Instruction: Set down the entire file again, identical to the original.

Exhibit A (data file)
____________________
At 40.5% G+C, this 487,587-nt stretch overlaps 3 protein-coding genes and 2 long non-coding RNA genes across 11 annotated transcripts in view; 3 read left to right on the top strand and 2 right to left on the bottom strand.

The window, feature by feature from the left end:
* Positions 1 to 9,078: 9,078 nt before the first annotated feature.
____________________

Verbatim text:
At 40.5% G+C, this 487,587-nt stretch overlaps 3 protein-coding genes and 2 long non-coding RNA genes across 11 annotated transcripts in view; 3 read left to right on the top strand and 2 right to left on the bottom strand.

The window, feature by feature from the left end:
* Positions 1 to 9,078: 9,078 nt before the first annotated feature.